> They seem willing to build custom-size packs, which brings me back to the bag/case question.
Any thoughts?? Please help! Thanks, Greg
Ping can build you a pack in a funny shape to fit the triangle. If you want it to last though, you need the 20 ah sise, more than 500 bux. Smaller will stress the battery too much and die a lot quicker than 1000 cycles. If it runs the motor without cutouts that is. As for other sellers, so many new ones we have no non ebay feedback on. One seller changes identity pretty frequent and is known to sell junk. This guy has sold under several names, east united music, Jimmywu, There is some difficulty finding out who he is this week.
Many of the other sellers are selling cylidrical cell packs that can have a tendency to have problems simply because so many of em are needed to make a big battery. So an individual cell can die easier than packs like Pings that use a prismatic cell. Prismatic cells are 4 ah each so 6 of em make 20 ah 3.5v That is a lot less connections than with the round cells. Also the prismatic cell packs have soldered connections instead of spot welds like the round cells use. The spot welds can pop when you hit a pothole and repairing them is not easy I'm told.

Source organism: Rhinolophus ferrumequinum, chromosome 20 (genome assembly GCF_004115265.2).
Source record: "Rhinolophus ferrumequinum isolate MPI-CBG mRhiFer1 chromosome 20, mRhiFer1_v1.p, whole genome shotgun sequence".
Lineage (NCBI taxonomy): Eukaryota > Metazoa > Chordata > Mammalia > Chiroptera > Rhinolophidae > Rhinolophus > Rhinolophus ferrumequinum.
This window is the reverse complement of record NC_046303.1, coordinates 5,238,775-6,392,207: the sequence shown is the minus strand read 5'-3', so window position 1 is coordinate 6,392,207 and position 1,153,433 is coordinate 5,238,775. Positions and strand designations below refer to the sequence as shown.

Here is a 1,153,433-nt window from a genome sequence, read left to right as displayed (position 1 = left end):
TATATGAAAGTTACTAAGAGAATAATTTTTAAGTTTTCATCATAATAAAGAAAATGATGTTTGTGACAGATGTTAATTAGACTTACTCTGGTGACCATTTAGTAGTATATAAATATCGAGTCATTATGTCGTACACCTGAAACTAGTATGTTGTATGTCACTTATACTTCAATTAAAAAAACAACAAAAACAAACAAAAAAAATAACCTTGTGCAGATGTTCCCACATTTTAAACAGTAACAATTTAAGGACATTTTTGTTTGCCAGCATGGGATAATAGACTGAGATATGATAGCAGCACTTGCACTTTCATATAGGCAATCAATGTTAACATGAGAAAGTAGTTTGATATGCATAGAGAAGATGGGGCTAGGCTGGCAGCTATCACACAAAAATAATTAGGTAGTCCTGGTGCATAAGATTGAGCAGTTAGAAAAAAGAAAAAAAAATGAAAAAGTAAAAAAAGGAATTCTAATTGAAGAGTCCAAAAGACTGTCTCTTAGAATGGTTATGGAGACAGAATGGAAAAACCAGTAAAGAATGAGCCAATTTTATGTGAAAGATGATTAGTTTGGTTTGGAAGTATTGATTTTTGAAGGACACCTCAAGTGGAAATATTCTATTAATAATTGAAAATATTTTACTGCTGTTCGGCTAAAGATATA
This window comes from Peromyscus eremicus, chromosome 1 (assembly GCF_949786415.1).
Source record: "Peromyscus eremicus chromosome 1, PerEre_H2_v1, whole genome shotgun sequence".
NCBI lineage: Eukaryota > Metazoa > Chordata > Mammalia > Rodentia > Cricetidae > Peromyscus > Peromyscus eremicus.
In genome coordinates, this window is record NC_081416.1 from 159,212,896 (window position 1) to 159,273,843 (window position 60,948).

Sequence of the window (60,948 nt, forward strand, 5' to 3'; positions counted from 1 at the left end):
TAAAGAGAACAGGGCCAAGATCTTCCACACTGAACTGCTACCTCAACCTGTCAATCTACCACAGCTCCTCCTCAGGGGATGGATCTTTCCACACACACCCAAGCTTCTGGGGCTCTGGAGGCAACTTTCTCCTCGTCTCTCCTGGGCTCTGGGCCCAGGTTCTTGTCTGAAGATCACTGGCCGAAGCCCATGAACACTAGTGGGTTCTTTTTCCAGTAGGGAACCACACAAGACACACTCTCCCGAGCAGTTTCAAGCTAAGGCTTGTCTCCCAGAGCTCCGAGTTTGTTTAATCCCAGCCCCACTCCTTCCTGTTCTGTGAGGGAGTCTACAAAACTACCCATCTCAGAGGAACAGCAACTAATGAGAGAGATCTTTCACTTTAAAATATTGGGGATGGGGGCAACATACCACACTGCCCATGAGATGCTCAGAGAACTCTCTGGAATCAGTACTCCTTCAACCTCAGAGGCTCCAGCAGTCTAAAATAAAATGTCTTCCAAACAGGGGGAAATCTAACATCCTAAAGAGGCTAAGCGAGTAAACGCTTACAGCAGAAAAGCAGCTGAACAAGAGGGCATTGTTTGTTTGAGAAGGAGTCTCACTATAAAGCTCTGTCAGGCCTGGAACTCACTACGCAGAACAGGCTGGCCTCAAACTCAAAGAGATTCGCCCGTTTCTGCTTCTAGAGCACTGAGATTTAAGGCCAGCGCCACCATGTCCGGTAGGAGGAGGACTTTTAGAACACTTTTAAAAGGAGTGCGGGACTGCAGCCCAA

Ping is the only seller I know is using prismatic cells that is known to deliver and do customer service when there is a problem. The other seller that sells hi-power brand prismatic packs is still in the we don't really know category at this time. Happy hunting!